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Ranking the Minor League Ballparks of the Chicago Cubs

By Paul Swaney -- April 29, 2012 10:52 AM EDT


Everyone knows that Wrigley Field is one of the cathedrals of ballparks. A trip to Wrigley Field is something every baseball fan should experience at least once in their lifetime. For true Cubbie fans, a great way to see the country is by visiting each of the Cubs minor league affiliates. We have now reviewed each of these ballparks, and have included our ranking, as well as an epic suggested road trip for Cubs fans for the 2012 season.

  1. Jackie Robinson Ballpark - Home of the Daytona Tortugas

    Jackie Robinson Ballpark opened only a few months after historic Wrigley Field, so Cubs fans will feel right at home at this near-century-old ballpark. The Cubs have been in Daytona Beach for close to two decades now. That is by far the longest any team has stayed here. They even have a booster club; one of them is nicknamed "Front Row Joe". He sits in the box seats near home plate. He has not missed a game since 1995, a streak that is now over 1100 games. He goes out to left field before every home game and changes the number on the left field wall where the Cubs are keeping count of his streak.

    Make this stop number one on a Cubs affiliated ballpark tour starting on July 12th.

  2. Principal Park - Home of the Iowa Cubs

    You may never see Des Moines, IA unless you live there or are passing through on your way to somewhere else, but trust us when we say that it's very underrated and the perfect home for a sports franchise. Iowans pride themselves on being family friendly and self-supportive, and Principal Park has done a great job of merging those two characteristics together to form a unique and fun ballpark and fan experience.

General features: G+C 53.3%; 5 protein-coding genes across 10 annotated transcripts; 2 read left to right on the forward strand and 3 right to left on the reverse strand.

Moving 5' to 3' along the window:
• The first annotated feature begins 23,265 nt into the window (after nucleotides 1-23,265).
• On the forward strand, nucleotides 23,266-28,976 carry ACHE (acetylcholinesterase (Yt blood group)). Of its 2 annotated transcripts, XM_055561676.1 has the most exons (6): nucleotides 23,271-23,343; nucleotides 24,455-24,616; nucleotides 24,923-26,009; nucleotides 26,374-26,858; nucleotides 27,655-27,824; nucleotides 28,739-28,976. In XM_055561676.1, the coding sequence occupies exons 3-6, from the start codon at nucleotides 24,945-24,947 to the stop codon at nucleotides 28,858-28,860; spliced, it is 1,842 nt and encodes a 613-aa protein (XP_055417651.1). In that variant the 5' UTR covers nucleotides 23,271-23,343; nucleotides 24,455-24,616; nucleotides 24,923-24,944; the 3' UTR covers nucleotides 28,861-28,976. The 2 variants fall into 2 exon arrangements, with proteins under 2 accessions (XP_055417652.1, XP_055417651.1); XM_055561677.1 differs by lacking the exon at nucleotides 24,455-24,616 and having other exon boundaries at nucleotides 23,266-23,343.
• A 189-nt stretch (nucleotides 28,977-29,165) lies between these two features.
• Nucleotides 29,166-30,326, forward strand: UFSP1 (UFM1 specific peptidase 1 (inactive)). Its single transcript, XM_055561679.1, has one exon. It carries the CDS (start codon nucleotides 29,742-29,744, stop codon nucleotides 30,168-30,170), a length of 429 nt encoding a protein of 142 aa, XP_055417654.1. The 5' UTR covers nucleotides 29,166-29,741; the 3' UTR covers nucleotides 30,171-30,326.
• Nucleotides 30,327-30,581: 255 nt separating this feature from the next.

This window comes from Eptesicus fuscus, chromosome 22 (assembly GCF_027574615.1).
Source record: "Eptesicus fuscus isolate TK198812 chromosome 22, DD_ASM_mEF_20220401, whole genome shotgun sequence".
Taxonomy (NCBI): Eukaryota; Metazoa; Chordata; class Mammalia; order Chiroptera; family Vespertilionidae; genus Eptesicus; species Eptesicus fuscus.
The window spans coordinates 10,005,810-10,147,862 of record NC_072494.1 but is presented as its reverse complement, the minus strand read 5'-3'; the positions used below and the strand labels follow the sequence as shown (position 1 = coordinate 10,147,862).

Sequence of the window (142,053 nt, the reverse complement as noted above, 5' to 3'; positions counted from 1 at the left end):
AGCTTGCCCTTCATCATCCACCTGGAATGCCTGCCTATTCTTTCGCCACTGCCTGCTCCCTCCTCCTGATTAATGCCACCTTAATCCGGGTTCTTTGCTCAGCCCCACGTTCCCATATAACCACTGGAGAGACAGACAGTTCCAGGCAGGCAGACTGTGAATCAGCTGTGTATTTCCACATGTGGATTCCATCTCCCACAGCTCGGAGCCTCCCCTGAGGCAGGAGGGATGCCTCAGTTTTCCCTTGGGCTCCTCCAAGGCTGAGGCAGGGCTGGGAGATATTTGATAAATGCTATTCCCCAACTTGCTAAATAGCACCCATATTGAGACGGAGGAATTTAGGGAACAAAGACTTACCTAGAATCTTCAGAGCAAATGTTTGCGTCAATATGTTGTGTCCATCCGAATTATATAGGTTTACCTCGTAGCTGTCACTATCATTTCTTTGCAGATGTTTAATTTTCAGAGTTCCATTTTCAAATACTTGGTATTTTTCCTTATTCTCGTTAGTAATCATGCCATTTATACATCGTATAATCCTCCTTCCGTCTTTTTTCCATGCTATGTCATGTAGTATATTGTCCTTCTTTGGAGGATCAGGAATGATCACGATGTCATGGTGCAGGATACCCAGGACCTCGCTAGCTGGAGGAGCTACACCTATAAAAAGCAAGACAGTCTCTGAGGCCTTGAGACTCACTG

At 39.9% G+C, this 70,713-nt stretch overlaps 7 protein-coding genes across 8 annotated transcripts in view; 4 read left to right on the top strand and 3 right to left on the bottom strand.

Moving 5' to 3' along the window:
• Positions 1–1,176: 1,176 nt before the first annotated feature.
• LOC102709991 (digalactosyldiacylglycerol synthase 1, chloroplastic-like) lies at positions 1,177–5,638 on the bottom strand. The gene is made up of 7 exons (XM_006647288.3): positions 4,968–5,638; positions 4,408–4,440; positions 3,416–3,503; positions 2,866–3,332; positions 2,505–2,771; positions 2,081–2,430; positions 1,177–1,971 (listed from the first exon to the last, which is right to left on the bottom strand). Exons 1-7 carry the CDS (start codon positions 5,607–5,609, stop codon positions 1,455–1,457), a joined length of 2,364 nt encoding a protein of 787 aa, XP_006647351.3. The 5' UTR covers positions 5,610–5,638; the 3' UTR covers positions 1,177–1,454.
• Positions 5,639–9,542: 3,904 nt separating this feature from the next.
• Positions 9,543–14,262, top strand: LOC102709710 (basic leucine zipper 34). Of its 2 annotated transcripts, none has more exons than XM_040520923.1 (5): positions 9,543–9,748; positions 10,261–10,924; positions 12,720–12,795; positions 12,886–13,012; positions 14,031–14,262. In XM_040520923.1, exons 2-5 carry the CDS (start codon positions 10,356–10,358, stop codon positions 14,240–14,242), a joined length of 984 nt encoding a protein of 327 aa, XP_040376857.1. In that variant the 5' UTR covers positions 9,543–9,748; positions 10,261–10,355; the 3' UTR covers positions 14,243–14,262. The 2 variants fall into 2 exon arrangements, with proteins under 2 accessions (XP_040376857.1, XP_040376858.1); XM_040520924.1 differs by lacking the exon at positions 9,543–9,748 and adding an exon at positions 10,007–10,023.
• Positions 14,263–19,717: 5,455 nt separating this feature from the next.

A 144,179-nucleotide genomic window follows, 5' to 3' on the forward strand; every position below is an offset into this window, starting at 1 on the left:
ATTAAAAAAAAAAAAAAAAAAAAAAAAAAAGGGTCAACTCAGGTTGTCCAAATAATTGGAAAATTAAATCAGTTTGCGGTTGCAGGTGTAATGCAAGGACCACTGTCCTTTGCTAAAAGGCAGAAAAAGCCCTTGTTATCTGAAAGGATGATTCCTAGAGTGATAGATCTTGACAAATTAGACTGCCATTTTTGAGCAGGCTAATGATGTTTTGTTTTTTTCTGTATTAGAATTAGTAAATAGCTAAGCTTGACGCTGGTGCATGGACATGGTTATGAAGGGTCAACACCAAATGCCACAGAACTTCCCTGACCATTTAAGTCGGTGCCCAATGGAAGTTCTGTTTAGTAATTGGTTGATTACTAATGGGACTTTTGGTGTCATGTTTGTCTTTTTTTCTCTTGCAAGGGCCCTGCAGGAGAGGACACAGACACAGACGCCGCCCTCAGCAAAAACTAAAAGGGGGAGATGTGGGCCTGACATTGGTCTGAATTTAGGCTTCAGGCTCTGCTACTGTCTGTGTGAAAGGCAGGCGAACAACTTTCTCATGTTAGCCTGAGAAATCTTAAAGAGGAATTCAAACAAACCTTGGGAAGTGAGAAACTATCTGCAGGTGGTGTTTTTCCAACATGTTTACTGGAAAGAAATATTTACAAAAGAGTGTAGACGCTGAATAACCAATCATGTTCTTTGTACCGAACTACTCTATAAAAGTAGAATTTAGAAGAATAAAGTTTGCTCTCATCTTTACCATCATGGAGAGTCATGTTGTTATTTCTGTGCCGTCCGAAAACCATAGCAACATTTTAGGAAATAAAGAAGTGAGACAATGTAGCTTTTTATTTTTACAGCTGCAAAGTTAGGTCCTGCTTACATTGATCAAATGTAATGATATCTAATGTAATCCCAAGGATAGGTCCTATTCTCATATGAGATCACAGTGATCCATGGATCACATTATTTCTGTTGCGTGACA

This will be the fourth stop on your tour with a visit scheduled on July 16th.

  3. Smokies Stadium - Home of the Tennessee Smokies

    Smokies Park will host the 2012 Southern League All-Star game. Ballparks do not get much cozier than Smokies Park, home of the Tennessee Smokies. It’s nestled just a short drive away from the entrance to the Great Smoky Mountains National Park, and the stadium is very impressive for a minor league team at the AA level.

    This will be the second stop on your Cubs ballpark tour, and you'll have two days to make the 10 hour drive from Daytona Beach, FL to Kodak, TN.

  4. Dozer Park - Home of the Peoria Chiefs

    Ballparks that are enmeshed with their city have a certain appeal that is tough to beat. O'Brien Field is one of those parks. As the nearest affiliate of the Chicago Cubs, the O'Brien Field stands are filled with blue hats with the red "C". Overall, the atmosphere is above average compared to many other parks, and you may mistake it for a AAA level.

    Wake up early on the morning of July 15th as you have a 9 hour drive from Tennessee the day before. Luckily you save an hour as you move from the Eastern to Central time zone, but first pitch is at 2:05pm on July 15th.

  5. Memorial Stadium - Home of the Boise Hawks

    Baseball returned to Boise in 1987 with the Boise Hawks. Currently they are the Short Season A affiliate of the Chicago Cubs and play in the Northwest League of Professional Baseball. Memorial Stadium opened for operation in 1989. This trip is a good excuse to visit a very underrated sports town.

    Boise will be the last stop on your Cubs minor league ballpark tour, and you'll have two days to make it from Des Moines. On the way you'll pass through Omaha, Laramie, WY, and Salt Lake City. It's a 21 hour trip before you arrive for the game on July 18th.


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